Ogling drivers behind nearly one million crashes every year
London, August 15 (ANI): Drivers ogling pedestrians cause nearly one million accidents in Britain every year because they are too busy concentrating on members of the opposite sex, a new study has revealed.
Figures show that distracted motorists are the cause of an average of 2,525 crashes every day as they lust through their windows - the equivalent of 921,840 per year.
Researchers found drivers crash their cars into lampposts or shunt other vehicles more in the summer when men and women are scantily clad.
A study of 2,142 drivers found 60 percent of men admitted to getting distracted by attractive women while 12 percent of female drivers said they took their eyes off the road to look at handsome men.
And 21 percent of drivers also admitted that they couldn't take their eyes off from advertising billboards featuring images of picture perfect models.
Insurance company Direct Line discovered 17 percent of male drivers acknowledged that they were aware that their actions were dangerous but said they 'could not help but look'.
"Stealing a quick look at an attractive pedestrian or billboard model may well be a bit of fun but, on a serious note, drivers shouldn't underestimate that this type of distraction is a major contributing factor in road accidents," the Daily Mail quoted spokesman Matt Owen as saying.
"The number of crashes caused in this way have not changed year on year so drivers obviously are not learning to keep their eyes on the road," Owen said.
Between 2008 and 2009, 921,840 drivers across Britain admitted crashing because a member of the opposite sex distracted them.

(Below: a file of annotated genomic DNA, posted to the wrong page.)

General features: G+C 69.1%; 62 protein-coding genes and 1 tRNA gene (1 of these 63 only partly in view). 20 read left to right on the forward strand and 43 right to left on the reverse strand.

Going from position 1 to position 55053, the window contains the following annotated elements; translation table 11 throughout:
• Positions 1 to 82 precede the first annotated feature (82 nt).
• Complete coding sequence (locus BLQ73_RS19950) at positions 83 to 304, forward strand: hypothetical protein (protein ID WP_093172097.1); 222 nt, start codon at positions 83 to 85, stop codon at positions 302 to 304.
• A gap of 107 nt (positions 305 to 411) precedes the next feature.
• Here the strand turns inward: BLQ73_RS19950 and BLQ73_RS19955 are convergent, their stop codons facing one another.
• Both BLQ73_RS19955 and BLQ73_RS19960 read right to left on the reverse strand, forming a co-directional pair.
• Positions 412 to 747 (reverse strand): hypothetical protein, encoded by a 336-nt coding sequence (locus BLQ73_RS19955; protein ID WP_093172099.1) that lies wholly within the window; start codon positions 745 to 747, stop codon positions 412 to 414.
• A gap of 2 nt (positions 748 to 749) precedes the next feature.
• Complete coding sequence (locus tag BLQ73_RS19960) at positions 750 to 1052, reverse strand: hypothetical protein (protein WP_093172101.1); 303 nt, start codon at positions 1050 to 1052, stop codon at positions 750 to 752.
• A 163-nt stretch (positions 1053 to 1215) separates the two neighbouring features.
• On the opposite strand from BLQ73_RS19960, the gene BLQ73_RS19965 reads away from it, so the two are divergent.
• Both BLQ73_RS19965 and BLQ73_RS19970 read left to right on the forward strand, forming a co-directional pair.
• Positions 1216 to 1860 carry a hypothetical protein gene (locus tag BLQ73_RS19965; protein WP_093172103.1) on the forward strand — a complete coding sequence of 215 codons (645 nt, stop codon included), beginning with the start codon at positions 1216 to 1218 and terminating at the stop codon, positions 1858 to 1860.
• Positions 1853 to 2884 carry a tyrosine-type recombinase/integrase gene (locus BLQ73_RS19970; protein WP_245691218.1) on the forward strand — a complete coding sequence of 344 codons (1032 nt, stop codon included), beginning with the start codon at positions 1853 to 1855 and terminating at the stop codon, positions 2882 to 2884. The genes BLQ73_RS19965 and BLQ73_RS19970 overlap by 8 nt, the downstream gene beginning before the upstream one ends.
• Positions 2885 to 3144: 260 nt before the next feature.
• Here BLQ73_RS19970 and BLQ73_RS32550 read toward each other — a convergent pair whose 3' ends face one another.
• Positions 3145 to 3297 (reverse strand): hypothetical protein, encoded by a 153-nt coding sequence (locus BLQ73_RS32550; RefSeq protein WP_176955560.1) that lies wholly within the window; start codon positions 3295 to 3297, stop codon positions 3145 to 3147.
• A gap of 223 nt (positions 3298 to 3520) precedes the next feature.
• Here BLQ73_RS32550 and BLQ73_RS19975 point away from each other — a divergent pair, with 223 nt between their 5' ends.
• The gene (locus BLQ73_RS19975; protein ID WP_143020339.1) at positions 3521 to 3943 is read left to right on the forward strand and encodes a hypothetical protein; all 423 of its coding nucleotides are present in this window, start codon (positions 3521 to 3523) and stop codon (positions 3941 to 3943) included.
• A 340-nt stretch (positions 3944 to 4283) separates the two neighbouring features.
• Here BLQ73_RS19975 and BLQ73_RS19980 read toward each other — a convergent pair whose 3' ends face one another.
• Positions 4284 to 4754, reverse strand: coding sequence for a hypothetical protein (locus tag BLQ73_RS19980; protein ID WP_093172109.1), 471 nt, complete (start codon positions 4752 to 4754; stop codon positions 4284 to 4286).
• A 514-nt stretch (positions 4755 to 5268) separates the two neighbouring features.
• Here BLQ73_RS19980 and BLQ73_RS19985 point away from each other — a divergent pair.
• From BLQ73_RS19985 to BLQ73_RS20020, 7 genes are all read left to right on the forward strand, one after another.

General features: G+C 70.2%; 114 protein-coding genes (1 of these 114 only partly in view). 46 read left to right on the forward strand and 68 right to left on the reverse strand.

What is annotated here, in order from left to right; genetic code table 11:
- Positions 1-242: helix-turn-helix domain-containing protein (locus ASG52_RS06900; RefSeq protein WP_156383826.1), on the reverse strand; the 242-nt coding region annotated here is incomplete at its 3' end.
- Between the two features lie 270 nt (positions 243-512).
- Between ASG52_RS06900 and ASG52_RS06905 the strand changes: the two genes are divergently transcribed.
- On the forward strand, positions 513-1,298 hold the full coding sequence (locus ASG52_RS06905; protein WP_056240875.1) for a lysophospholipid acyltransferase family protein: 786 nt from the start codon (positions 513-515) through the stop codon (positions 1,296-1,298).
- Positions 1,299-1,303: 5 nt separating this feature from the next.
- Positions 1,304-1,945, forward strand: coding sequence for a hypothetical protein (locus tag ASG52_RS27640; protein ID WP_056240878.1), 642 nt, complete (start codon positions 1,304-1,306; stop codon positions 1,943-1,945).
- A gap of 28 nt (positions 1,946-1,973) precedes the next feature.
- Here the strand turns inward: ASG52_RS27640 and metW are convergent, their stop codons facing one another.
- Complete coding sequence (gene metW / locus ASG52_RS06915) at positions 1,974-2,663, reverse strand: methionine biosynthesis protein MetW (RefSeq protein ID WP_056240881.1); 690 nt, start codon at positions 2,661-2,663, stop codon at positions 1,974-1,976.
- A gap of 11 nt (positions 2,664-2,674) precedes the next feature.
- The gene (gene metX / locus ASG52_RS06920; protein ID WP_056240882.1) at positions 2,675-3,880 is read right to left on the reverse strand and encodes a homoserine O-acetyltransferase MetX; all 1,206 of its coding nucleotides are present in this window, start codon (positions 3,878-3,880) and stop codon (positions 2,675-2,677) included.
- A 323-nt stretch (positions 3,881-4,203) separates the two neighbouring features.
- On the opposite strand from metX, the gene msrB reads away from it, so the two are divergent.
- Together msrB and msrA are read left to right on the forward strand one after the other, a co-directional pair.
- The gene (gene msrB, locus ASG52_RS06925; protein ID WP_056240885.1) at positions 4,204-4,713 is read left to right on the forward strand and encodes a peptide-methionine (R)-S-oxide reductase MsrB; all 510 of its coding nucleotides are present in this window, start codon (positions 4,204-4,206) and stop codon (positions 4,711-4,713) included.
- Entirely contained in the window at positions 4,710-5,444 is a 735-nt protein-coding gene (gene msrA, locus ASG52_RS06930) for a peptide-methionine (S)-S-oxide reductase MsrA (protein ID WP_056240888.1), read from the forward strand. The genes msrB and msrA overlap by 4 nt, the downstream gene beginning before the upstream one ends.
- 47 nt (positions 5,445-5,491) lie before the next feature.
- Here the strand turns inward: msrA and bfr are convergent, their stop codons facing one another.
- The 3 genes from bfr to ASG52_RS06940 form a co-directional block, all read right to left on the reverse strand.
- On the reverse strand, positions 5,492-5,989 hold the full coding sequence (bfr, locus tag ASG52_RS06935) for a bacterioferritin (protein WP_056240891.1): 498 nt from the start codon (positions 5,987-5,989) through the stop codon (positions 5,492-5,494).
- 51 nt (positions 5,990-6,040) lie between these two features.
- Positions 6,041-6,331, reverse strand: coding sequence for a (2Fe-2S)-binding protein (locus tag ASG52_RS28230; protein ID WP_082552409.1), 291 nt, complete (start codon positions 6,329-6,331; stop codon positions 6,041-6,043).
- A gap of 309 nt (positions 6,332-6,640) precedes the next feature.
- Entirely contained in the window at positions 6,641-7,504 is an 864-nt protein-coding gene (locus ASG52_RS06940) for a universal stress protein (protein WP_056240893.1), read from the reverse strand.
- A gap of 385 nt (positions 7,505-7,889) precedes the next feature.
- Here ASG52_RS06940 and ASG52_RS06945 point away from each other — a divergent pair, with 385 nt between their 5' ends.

And should drivers try to avoid ogling in favour of singing along to the radio that too can result in accidents.
Experts have found that motorists who sing along to the radio or their favourite CD have slower reaction times as compared to those drivers who merely listen to music.
Psychologists from Monash University in Australia conducted trials on a driving simulator in which volunteers were tested on how fast they reacted to possible dangerous situations.
The study among 21 drivers aged between 18 and 55 rated singing while driving as more mentally demanding and resulted in slower reaction times and more variable speeds, than driving without music.
The results propose that singing while driving alters driving performance and impairs hazard perception while at the same time increasing subjective mental workload.
However, singing while driving does not appear to affect driving performance more than simply listening to music.
"It is common to see drivers engaging in secondary activities ranging from the relatively benign like talking to a passenger to the potentially hazardous such as eating a bowl of cereal," the report said.
"Drivers choose to engage in secondary activities while driving as a result of being overly familiar with the task of driving and may feel they can use spare cognitive capacity to perform another task at the same time, for the most part, without problems.
"Although secondary tasks vary in the degree to which they distract the driver, any activity that competes for the attention of the driver has the potential to degrade driving performance and may have serious consequences for road safety," the report read.
The study is published in the science journal Accident Analysis and Prevention. (ANI)
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